Glenn 'Junior' Johnson, NASCAR Legend, Dead at 88

NASCAR legend Junior Johnson had died at the age of 88. The bootlegger turned Hall of Famer known as the "Last American Hero" was revealed to have passed away by NASCAR after suffering from declining health and entering hospice earlier this week.

"Junior Johnson truly was the 'Last American Hero,' " NASCAR chairman and CEO Jim France said in a statement to ESPN. "From his early days running moonshine through the end of his life, Junior wholly embodied the NASCAR spirit. He was an inaugural NASCAR Hall of Famer, a nod to an extraordinary career as both a driver and team owner. Between his on-track accomplishments and his introduction of Winston to the sport, few have contributed to the success of NASCAR as Junior has. The entire NASCAR family is saddened by the loss of a true giant of our sport, and we offer our deepest condolences to Junior's family and friends during this difficult time."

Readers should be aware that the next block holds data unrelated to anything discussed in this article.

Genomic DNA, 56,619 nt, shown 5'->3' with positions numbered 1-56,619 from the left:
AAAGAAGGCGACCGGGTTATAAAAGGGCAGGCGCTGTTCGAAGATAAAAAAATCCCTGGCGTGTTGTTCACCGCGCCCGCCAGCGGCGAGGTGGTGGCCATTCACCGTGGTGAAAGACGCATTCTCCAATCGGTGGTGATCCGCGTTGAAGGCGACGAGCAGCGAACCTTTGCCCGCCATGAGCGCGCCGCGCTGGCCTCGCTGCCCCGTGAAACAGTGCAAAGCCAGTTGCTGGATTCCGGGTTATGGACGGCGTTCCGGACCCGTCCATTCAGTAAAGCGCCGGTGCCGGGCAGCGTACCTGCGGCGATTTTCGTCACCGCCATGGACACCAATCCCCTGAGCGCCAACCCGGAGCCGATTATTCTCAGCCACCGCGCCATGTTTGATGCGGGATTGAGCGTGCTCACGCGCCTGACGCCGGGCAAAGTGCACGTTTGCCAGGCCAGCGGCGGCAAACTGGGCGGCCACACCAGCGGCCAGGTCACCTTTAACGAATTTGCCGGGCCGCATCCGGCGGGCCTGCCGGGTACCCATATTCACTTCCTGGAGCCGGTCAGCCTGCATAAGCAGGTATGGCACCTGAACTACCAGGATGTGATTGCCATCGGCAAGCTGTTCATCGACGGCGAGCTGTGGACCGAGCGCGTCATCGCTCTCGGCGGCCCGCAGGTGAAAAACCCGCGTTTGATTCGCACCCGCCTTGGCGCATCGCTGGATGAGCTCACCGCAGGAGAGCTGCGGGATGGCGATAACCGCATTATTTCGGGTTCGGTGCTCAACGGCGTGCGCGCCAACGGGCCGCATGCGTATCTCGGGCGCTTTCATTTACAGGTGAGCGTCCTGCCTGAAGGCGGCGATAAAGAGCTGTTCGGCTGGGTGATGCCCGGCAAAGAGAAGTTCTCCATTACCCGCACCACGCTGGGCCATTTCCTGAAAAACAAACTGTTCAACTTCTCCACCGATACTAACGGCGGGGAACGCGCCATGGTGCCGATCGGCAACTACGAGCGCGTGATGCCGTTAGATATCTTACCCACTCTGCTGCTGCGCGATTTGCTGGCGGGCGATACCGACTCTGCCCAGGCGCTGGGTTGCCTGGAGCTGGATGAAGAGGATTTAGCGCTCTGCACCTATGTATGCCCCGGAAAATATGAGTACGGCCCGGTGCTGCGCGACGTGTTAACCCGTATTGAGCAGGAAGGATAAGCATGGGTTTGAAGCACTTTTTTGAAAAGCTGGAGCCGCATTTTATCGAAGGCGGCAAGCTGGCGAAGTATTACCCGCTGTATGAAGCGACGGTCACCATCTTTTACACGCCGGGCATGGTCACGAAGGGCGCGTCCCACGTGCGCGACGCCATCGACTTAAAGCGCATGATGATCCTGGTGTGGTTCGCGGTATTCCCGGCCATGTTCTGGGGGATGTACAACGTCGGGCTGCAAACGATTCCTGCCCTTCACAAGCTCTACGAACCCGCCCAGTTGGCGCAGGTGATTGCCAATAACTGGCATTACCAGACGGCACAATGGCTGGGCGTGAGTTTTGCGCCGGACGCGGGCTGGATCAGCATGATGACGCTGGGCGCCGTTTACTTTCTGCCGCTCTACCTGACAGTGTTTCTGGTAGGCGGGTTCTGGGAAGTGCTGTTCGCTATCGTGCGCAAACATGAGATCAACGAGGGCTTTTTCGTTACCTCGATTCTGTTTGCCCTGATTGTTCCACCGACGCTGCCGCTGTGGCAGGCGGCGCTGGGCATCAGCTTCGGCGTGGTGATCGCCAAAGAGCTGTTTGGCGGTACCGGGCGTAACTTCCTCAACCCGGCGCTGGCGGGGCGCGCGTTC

Johnson won 50 races as a driver and, 132 races and six championships as a car owner in the organization's Cup Series. He was also one of the members of the inaugural Hall of Fame class inducted in 2010. As an owner, Johnson won three consecutive championships with driver Cale Yarborough from 1976 to 1978 and three more championships with Darrell Waltrip in 1981, 1982 and 1985.

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The publication writes Johnson's life story made him a NASCAR legend along with his impressive record. The driver grew up in Wilkes County, North Carolina, where he ran moonshine and worked at his father's still. After he was found working there by federal agents, he served 11 months of a two-year federal sentence following a 1956 conviction for manufacturing non-tax-paid whiskey.

The racer received a full and unconditional pardon from President Ronald Reagan in 1985.

Johnson got out of the ownership game in 1995. His Hall of Fame induction is remembered for his memorable speech.


"This is a big, big deal to me," Johnson said during his induction. "This is probably the greatest thing that's happened to me, you know. I was really proud of the pardon that Reagan gave me, but this is ...

"You know, I'm almost speechless to even think that you could talk about, 'Well, I just went into the Hall of Fame.' It's so big, and it's so honorable that you just don't know how it feels to be selected as one of the first five people."